Judicial Bypass in Arkansas? “We Don’t Give ANYONE Permission for Abortions Here!”


Editor’s Note: An earlier version of this article erroneously and inadvertently suggested that quotes from Susan Yanow were made in an interview with RH Reality Check. The quotes were drawn from work published by the Reproductive Health Access Project, which is linked in this article. We deeply regret the error.

For a teen trying to obtain an abortion under a judicial bypass, the legal system is difficult to maneuver irrespective of the state in which you live. In work conducted for the Reproductive Health Access Project, social worker Susan Yanow discovered that in Arkansas, it may be more than difficult; it may be impossible. During an attempt to test the system for a new provider, the advocate learned that, in one particular county, no judicial bypass request has ever been granted:

I called the local court; the first person I spoke to had no idea what a judicial bypass was. This made sense to me as there has never been an abortion provider in this part of the state. I was then referred to the juvenile court, [which] referred me to the probation department, [which], in turn, referred me to the Circuit Court.  In each call, people were courteous but had no idea what the process would be.  I tried to imagine a 16-year-old with an unwanted pregnancy trying to navigate this system….

I was finally referred to the clerk of the Circuit Court.  She said, “I’ve been here for 12 years; I’ve never heard of this type of petition.”  I offered to send her a copy; her response was, “You can send it, but we don’t give ANYONE permission for abortions here!”   This clerk works for the judge in this rural county.

This physician will be sending her minors to a different county if they need a bypass, and I learned a good lesson about the challenges that young and rural women face in so many parts of our country.

Making judicial bypass more difficult is one area in which anti-choice activists have been focusing a great deal of attention, from pushing for passage of a federal law preventing teens from traveling outside their state to find a sympathetic judge to bills requiring that teens seek a bypass only from the judge in the county in which they reside, they want to ensure that obtaining a bypass is as cumbersome as possible, and creates as long a delay as possible for a pregnant girl in dire circumstances.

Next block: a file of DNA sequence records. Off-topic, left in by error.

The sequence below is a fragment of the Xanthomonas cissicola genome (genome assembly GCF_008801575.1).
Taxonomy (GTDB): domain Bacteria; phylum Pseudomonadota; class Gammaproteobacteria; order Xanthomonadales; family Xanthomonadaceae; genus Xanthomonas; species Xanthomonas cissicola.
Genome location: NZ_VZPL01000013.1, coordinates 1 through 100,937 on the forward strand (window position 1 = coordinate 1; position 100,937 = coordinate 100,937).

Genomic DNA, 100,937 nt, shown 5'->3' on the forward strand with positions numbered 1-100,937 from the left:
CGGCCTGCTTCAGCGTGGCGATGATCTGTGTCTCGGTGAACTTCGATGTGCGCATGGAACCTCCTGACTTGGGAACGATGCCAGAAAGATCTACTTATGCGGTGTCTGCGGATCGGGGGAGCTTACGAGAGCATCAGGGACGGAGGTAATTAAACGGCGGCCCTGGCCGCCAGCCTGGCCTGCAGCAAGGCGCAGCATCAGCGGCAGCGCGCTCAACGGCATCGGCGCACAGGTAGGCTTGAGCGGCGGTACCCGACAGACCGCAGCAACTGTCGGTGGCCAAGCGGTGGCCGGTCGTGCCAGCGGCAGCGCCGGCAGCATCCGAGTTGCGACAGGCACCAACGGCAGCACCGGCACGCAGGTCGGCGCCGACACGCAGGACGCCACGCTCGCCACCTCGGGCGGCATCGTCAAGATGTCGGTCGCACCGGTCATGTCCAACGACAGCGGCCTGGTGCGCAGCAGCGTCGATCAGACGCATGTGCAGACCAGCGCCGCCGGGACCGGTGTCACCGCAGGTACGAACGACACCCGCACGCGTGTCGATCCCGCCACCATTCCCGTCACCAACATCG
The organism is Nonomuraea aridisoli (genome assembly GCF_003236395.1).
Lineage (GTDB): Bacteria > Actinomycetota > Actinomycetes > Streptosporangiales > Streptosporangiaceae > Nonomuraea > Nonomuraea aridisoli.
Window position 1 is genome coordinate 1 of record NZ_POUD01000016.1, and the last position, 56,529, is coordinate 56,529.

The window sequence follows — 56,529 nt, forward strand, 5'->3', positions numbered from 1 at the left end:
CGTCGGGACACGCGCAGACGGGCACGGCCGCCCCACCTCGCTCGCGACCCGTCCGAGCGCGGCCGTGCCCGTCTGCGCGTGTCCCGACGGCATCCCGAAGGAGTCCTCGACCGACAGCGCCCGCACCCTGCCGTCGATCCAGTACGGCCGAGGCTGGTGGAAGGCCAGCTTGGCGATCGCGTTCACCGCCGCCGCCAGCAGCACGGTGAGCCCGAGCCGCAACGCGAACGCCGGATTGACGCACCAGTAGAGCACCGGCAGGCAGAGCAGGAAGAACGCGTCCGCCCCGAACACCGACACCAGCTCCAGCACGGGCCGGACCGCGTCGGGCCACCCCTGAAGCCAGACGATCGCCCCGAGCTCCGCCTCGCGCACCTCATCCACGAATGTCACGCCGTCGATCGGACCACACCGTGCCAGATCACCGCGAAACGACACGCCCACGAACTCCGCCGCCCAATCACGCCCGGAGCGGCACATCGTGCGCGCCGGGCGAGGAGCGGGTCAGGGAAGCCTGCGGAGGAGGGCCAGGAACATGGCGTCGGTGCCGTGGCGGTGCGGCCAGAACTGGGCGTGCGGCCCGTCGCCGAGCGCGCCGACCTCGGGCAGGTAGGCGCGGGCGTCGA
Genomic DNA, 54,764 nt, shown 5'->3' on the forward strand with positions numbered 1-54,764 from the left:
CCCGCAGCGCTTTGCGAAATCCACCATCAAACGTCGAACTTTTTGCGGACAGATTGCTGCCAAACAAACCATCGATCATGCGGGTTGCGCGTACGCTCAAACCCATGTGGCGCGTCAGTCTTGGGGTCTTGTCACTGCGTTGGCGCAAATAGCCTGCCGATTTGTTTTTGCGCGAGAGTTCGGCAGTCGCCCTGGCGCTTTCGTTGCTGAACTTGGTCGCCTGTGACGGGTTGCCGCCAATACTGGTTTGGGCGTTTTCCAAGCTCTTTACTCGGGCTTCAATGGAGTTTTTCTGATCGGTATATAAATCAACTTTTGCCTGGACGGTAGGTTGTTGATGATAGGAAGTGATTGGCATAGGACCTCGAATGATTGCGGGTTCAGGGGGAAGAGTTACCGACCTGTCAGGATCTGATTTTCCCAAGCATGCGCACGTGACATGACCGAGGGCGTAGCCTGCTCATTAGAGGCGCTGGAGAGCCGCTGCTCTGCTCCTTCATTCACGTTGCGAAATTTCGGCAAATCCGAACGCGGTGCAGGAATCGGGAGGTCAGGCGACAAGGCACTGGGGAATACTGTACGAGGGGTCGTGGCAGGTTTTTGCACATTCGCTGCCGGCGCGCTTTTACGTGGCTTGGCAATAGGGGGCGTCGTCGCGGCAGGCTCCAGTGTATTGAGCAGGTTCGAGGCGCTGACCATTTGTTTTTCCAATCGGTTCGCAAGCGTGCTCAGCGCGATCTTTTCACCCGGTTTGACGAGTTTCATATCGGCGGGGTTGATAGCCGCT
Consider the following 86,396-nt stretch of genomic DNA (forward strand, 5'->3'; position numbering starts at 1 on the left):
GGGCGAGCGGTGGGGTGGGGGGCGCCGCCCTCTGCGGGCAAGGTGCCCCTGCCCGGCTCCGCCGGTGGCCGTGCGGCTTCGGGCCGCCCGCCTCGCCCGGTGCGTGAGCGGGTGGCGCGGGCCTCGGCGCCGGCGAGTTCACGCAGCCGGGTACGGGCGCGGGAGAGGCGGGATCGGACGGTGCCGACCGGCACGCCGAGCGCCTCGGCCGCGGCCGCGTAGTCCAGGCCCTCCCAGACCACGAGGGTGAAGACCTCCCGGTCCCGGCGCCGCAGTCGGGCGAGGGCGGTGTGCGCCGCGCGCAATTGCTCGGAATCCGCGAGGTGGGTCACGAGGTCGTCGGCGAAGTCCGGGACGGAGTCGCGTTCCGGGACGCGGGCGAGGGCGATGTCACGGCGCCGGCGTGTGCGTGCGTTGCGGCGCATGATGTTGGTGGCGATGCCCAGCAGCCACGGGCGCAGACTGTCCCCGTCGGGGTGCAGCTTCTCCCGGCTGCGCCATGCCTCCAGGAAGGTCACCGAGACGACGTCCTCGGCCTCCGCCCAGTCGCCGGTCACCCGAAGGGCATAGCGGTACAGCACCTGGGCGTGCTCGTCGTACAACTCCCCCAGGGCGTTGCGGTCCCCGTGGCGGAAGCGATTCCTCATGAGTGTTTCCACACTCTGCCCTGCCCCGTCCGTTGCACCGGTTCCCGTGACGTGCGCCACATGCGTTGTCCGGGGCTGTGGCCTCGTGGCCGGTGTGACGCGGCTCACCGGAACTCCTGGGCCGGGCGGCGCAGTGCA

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  • veggietart

    On the one hand, a teenager can’t even get her ears pierced without parental permission.  But she can have surgery (which is what abortion is) without a parent’s approval?

     

    However, I fully undertand that some girls have parents who are abusive, neglectful, or in some way unable to provide their children the love and support they need. And there needs to be a way to help girls like this who are in trouble.

     

    Sadly, some states have laws that would criminalize taking a teenager out of state for purposes of circumventing parental consent laws.  And they’re probably the same ones that won’t provide a judicial bypass.

  • squirrely-girl

    I’d want to see some stats on this… but my gut instinct is that those girls who have parents they can go to, do. 

  • thalwen

    It’s an easy issue for me. Pregnant women are already at a high risk for violence from their partners. Pregnant teens also face the risk of becoming homeless or abused by their parents. There is also the chance that a family member or her father was the one who impregnated her. Even with states with easy access judicial bypass it’s still easier for a girl to go to her parents, and most teens who have good relationships will. It’s the ones who face danger in disclosing their pregnancy that need the bypass and it needs to be accessible. I would also argue that there is a compelling state interest in preventing unwanted pregnancies in teenagers, though that’s not what states with parental notifications statues have in mind. 

     

    With stuff like ear piercing/tylenol dispensation that danger isn’t there. No (normal) parent is going to kick a child out or beat them up because they asked to get their ears pierced.